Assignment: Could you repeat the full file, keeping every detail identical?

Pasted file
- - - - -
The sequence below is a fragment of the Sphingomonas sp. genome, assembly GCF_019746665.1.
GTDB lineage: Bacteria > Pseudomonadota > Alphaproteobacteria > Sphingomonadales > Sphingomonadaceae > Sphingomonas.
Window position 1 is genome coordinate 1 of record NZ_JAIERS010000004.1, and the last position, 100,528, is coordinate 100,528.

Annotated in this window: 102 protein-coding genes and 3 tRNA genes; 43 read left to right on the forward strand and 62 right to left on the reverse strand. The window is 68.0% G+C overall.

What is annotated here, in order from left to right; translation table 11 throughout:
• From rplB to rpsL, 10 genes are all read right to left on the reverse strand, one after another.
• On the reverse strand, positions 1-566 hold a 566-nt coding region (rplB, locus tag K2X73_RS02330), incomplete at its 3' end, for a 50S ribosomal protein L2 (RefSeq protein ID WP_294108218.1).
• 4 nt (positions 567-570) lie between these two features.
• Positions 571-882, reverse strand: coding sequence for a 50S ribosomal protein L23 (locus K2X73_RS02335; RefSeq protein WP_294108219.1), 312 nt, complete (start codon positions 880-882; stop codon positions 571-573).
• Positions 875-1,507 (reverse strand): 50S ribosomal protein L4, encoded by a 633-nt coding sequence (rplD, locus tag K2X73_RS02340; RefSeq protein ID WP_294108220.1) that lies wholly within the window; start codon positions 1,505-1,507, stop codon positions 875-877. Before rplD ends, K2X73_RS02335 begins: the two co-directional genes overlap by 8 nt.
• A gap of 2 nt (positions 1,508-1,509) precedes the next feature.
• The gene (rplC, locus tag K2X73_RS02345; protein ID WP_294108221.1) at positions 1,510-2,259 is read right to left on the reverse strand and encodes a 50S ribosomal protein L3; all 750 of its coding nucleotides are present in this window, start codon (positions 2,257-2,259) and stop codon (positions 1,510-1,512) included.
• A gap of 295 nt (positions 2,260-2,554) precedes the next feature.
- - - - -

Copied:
The sequence below is a fragment of the Sphingomonas sp. genome, assembly GCF_019746665.1.
GTDB lineage: Bacteria > Pseudomonadota > Alphaproteobacteria > Sphingomonadales > Sphingomonadaceae > Sphingomonas.
Window position 1 is genome coordinate 1 of record NZ_JAIERS010000004.1, and the last position, 100,528, is coordinate 100,528.

Annotated in this window: 102 protein-coding genes and 3 tRNA genes; 43 read left to right on the forward strand and 62 right to left on the reverse strand. The window is 68.0% G+C overall.

What is annotated here, in order from left to right; translation table 11 throughout:
• From rplB to rpsL, 10 genes are all read right to left on the reverse strand, one after another.
• On the reverse strand, positions 1-566 hold a 566-nt coding region (rplB, locus tag K2X73_RS02330), incomplete at its 3' end, for a 50S ribosomal protein L2 (RefSeq protein ID WP_294108218.1).
• 4 nt (positions 567-570) lie between these two features.
• Positions 571-882, reverse strand: coding sequence for a 50S ribosomal protein L23 (locus K2X73_RS02335; RefSeq protein WP_294108219.1), 312 nt, complete (start codon positions 880-882; stop codon positions 571-573).
• Positions 875-1,507 (reverse strand): 50S ribosomal protein L4, encoded by a 633-nt coding sequence (rplD, locus tag K2X73_RS02340; RefSeq protein ID WP_294108220.1) that lies wholly within the window; start codon positions 1,505-1,507, stop codon positions 875-877. Before rplD ends, K2X73_RS02335 begins: the two co-directional genes overlap by 8 nt.
• A gap of 2 nt (positions 1,508-1,509) precedes the next feature.
• The gene (rplC, locus tag K2X73_RS02345; protein ID WP_294108221.1) at positions 1,510-2,259 is read right to left on the reverse strand and encodes a 50S ribosomal protein L3; all 750 of its coding nucleotides are present in this window, start codon (positions 2,257-2,259) and stop codon (positions 1,510-1,512) included.
• A gap of 295 nt (positions 2,260-2,554) precedes the next feature.